The Insurance Industry, a risk-averse culture that has been slow to adapt to the cloud, is finding that there are some avenues where moving to the cloud is making a lot of sense. When it comes to SaaS (Software as a Service) and PaaS (Platform as a Service) the insurance industry can see some real opportunities for new efficiencies that have many of the traditional carriers looking at moving some elements of their business to the cloud.
Security, however, remains a major concern for many in the industry, and with good reason. “Recent headlines about major data breaches have by no means allayed insurers’ anxieties around client data confidentiality,” comments Aite Group Director of Research, Clark Troy. He does, however, point out that there are some applications, including new business, underwriting and claims solutions, along with some industry-specific needs such as monthly analytical scoring that are particularly well suited for the cloud. With the monthly analytical scoring, most systems are running only 12 days out of the year, making this the perfect application for the cloud as there is then no need to pay for the other 353 days of the year when the infrastructure will sit idle.
“The beauty of it is that it is vapor – you push a button and it’s there and the second you have completed your activity, you tear it down,” says Steve Byrne, VP of Agency and Field Automation Technology and acting CTO of Harleysville Insurance. Byrne stresses that the cloud has been particularly useful for software development and testing.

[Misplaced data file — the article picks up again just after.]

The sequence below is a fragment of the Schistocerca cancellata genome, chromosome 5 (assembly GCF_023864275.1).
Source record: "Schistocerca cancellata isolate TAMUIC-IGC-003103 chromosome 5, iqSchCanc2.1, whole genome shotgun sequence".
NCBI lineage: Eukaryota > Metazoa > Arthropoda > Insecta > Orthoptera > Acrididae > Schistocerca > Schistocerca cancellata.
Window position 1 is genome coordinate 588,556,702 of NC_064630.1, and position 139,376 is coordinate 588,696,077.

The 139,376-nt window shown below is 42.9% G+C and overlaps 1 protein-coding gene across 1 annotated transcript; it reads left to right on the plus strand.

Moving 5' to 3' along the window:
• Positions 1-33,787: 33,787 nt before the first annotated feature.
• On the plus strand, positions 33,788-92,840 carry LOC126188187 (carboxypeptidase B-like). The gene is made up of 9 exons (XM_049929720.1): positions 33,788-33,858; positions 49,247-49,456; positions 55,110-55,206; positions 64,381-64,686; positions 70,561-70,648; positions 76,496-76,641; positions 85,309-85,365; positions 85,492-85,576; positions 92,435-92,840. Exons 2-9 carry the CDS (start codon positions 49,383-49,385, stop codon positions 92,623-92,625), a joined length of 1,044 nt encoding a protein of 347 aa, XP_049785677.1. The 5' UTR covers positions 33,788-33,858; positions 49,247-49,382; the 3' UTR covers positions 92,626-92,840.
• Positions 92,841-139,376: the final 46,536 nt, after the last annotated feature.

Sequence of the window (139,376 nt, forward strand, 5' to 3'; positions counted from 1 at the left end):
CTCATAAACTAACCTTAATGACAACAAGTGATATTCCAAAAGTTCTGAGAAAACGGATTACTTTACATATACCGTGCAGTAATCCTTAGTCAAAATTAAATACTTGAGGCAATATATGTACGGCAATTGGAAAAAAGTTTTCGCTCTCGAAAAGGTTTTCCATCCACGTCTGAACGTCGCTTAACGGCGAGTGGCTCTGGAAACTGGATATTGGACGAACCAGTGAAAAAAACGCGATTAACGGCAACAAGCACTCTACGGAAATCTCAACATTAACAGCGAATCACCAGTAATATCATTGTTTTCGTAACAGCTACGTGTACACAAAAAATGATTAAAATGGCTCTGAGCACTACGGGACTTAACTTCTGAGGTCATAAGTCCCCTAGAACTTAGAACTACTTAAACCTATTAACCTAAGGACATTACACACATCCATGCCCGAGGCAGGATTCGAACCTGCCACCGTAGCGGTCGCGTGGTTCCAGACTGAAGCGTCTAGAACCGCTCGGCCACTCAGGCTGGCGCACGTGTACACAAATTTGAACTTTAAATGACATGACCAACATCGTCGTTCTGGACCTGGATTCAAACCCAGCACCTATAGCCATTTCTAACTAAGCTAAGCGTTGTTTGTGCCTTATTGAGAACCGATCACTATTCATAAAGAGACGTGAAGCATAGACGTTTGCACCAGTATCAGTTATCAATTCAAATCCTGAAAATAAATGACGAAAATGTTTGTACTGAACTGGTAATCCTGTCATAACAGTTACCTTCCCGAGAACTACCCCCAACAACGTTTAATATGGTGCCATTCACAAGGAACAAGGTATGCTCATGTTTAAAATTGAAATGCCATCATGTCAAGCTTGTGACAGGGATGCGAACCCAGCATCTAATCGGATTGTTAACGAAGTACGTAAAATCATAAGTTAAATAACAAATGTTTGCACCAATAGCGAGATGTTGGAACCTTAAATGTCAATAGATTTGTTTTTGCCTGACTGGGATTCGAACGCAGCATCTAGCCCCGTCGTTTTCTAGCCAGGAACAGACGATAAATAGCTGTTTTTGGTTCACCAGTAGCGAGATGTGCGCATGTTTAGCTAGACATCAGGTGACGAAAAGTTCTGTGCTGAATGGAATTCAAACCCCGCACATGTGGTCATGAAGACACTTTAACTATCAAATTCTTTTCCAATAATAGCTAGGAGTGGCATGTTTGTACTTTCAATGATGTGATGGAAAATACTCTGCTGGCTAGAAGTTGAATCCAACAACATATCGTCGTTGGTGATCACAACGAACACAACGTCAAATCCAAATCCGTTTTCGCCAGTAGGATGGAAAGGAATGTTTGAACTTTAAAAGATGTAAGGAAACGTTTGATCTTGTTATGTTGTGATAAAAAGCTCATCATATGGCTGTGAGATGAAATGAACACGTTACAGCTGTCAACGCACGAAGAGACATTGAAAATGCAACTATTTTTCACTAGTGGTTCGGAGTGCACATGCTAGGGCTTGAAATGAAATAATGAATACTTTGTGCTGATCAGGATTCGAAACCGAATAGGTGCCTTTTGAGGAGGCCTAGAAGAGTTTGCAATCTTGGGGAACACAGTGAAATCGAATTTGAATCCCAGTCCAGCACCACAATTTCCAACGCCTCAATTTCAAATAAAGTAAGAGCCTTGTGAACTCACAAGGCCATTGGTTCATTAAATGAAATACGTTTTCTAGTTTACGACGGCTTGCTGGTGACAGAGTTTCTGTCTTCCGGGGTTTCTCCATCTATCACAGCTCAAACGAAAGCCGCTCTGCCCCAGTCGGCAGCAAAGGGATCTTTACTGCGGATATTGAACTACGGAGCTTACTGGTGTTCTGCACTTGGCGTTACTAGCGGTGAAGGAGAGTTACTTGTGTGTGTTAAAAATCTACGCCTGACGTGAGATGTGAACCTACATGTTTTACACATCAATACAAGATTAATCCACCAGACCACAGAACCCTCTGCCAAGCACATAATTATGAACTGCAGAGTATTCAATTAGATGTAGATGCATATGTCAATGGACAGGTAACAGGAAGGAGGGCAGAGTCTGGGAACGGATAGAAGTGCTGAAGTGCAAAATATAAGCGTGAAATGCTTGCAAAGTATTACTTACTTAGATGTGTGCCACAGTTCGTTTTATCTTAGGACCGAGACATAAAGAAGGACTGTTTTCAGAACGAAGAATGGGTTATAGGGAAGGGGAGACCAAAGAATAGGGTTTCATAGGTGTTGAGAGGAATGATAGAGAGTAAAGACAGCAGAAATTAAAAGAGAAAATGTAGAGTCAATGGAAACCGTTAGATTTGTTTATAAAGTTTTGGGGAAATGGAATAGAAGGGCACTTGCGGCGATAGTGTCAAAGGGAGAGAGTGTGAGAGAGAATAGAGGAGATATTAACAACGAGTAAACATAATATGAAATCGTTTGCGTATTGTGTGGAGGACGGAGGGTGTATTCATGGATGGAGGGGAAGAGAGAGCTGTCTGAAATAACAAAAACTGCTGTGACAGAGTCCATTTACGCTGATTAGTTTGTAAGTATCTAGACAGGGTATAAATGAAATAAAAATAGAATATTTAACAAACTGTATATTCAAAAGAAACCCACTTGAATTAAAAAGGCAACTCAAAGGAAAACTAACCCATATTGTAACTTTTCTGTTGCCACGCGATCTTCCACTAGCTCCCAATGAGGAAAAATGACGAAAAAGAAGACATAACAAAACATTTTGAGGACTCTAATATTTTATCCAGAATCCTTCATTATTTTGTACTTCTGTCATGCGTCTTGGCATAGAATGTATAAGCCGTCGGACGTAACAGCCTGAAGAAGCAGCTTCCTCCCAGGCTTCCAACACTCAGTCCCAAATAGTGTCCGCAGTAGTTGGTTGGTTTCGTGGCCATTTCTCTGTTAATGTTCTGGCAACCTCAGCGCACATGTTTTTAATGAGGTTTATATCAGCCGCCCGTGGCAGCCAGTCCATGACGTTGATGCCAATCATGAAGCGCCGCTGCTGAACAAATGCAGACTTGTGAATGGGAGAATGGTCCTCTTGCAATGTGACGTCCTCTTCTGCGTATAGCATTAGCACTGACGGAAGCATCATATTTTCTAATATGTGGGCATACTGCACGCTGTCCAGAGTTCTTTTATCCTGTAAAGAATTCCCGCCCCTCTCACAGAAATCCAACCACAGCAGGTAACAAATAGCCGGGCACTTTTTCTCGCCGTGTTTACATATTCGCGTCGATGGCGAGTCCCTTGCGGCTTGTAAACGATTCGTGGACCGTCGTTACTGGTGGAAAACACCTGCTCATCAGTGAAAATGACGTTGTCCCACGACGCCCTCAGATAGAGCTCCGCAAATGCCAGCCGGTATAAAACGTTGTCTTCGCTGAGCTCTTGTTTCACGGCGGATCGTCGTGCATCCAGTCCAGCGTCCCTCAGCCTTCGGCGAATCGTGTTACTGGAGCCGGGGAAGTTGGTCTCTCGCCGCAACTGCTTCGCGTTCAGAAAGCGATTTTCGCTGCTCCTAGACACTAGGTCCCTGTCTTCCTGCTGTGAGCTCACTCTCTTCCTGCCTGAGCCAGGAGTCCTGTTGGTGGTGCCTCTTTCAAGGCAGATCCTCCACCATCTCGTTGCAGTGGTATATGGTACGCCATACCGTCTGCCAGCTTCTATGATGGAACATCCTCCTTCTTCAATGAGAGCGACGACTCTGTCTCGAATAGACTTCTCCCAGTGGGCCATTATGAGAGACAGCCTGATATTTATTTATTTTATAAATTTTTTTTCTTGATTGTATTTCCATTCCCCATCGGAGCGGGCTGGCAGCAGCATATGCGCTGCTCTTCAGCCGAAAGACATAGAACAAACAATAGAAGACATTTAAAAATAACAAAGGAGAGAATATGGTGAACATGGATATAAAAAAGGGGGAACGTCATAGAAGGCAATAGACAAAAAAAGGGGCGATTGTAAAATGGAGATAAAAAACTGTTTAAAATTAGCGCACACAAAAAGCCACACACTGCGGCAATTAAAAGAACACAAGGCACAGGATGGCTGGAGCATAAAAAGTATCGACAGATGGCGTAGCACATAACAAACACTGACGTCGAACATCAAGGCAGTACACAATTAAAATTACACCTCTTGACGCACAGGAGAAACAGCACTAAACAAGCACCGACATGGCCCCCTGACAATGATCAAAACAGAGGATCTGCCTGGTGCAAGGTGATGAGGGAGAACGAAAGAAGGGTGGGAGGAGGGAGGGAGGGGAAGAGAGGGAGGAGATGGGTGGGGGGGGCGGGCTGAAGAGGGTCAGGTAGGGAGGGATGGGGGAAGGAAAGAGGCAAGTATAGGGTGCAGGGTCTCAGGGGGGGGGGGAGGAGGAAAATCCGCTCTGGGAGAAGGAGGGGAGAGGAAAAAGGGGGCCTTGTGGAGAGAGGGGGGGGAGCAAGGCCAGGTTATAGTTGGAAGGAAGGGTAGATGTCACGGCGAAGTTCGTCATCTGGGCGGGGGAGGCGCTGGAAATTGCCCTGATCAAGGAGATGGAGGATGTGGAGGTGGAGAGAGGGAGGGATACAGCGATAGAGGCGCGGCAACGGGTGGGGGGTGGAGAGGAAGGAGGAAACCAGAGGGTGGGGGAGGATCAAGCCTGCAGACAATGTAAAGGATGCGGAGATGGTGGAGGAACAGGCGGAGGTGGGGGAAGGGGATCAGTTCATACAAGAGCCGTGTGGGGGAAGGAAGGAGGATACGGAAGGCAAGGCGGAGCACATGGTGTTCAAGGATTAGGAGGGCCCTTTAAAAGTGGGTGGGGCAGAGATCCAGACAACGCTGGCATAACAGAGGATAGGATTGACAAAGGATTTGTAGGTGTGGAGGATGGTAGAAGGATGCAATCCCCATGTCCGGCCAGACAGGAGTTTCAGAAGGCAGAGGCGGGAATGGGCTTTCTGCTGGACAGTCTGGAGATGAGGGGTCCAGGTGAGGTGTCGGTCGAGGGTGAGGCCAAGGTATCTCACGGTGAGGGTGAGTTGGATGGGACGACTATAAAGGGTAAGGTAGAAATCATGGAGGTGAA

“To buy the hardware for test environments is extremely expensive and they will sit idle most of the time anyway, ” comments Byrne. The cloud allows a company to “quickly provision the needed resources, including platform, database and operating systems, and applications, required to support and develop testing activities.”
Another advantage of the cloud is when an insurance company is looking at the possibilities of new business ventures. This kind of exploration often requires having IT acquire and build out infrastructure to support the new venture, and if it does not succeed you are left with unwanted infrastructure. A good example of this is Harleysville Insurance’s current opportunity to explore the development of disaster recovery. The model for this type of use allows them to create and put on hold the required structure, until it is needed in a disaster. The end result: they only pay for it when they need it.
Although Byrne readily admits that he would be uncomfortable moving core data into the cloud at this point in time, the possibilities that it opens up for other types of ventures makes it a good fit for his industry in that regard.
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